DoD seeks input on streamlining DFARS

In today’s Federal Newscast, the Defense Department is targeting procurement rules in response to President Trump's executive order to evaluate existing regul...

  • The Defense Department has targeted existing procurement rules in response to President Donald Trump’s executive order to evaluate existing regulations and recommend their repeal, replacement or modification. DoD is asking for comment specifically on how the Defense Federal Acquisition Regulation Supplement (DFARS) might be streamlined. The DFARS contains requirements of law, DoD-wide policies, deviations from FAR requirements, as well as policies and procedures that have a significant effect on the public. (Federal Register)
  • President Trump’s nominee to be the next deputy secretary of defense had a tough start to his confirmation hearing Tuesday. Senate Armed Services Committee Chairman John McCain (R-Ariz.) admonished Patrick Shanahan for dodging questions and said he might block Shanahan’s nomination. McCain was especially perturbed by one answer Shanahan gave in his written comments, in which he said he wasn’t informed enough to say whether the United States should provide lethal defensive weapons to Ukraine. The subject has been a matter of controversy for several years. McCain took the unusual step of telling him he should revise the 46 pages of written answers he gave to the committee before it makes a decision on whether to confirm him. (Federal News Radio)
  • A retired Navy captain has received a sentence of 41 months in prison for his part in the “Fat Leonard” bribery scandal. Michael Brooks was also ordered to pay more than $70,000 in restitution to the Navy. Brooks pleaded guilty in November 2016 to one count of conspiracy to commit bribery in what the Washington Post called the Navy’s worst security scandal since the end of the war. Brooks, the former U.S. Naval Attaché at the U.S. Embassy in the Philippines, admitted to accepting thousand of dollars in cash, travel expenses, luxury items, and prostitutes from foreign defense contractor Leonard Glenn Francis. In exchange, he admitted to providing classified material about the movements of U.S. ships and submarines, and confidential contracting information. (Justice Dept.)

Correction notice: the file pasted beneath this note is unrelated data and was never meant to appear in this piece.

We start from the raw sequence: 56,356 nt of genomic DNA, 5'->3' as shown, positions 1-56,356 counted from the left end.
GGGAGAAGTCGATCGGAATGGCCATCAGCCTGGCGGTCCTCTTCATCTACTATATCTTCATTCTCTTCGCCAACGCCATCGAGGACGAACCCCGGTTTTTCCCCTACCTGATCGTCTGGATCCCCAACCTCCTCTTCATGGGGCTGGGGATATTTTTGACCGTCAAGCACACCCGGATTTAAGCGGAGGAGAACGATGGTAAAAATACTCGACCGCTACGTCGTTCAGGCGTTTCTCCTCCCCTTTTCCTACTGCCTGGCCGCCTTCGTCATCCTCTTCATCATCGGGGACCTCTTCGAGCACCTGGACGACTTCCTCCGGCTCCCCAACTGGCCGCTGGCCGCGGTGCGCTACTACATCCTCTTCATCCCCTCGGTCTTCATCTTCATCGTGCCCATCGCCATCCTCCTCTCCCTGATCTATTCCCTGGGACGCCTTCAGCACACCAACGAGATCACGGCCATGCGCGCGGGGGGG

• A House panel has suggested military pay be increased by 2.4 percent in 2018. That’s slightly higher than what the Trump administration has recommended. The House Armed Services’ Personnel Subcommittee also wants to increase the Army’s end strength past what the Trump administration suggested. The panel wants to add 17,000 more troops to the Army’s ranks.
    (Federal News Radio)
  • The Treasury Department has proposed several reforms for the Consumer Financial Protection Bureau. Treasury Secretary Steve Mnuchin called the CFPB unaccountable, with unduly broad powers that have led to regulatory abuse and excess. He said it has hindered consumer choice and access to credit. In a report on bank and credit union reform, Mnuchin recommended Congress overhaul and limit the bureau’s rulemaking power, repeal its supervisory authority and make it easier for the president to fire the director. (Treasury Dept.)
  • The House has passed a bill designed to improve employee morale at the Department of Homeland Security. Rep. Bennie Thompson (D-Miss.), the sponsor of the bill, said it would authorize an employee engagement steering committee and career rotational opportunities. The proposed law would establish an annual awards program for top performers, while ordering a department-wide, independent review of discipline for the not-so-good. (The House)
  • A federal contractor has some explaining to do after a third breach of sensitive agency data. Sen. Claire McCaskill (D-Mo.) has written to Booz Allen Hamilton CEO Horatio Rozanski, asking how the federal contractor is protecting federal data after a third breach since 2013. The letter came after Booz Allen Hamilton reportedly and inadvertently let sensitive government data, including a senior engineer’s passwords and security credentials, be stored on a public server. McCaskill asked for answers to three questions by July 26, including an explanation of what Booz Allen is doing to prevent future data leaks. (Senate Homeland Security Committee)

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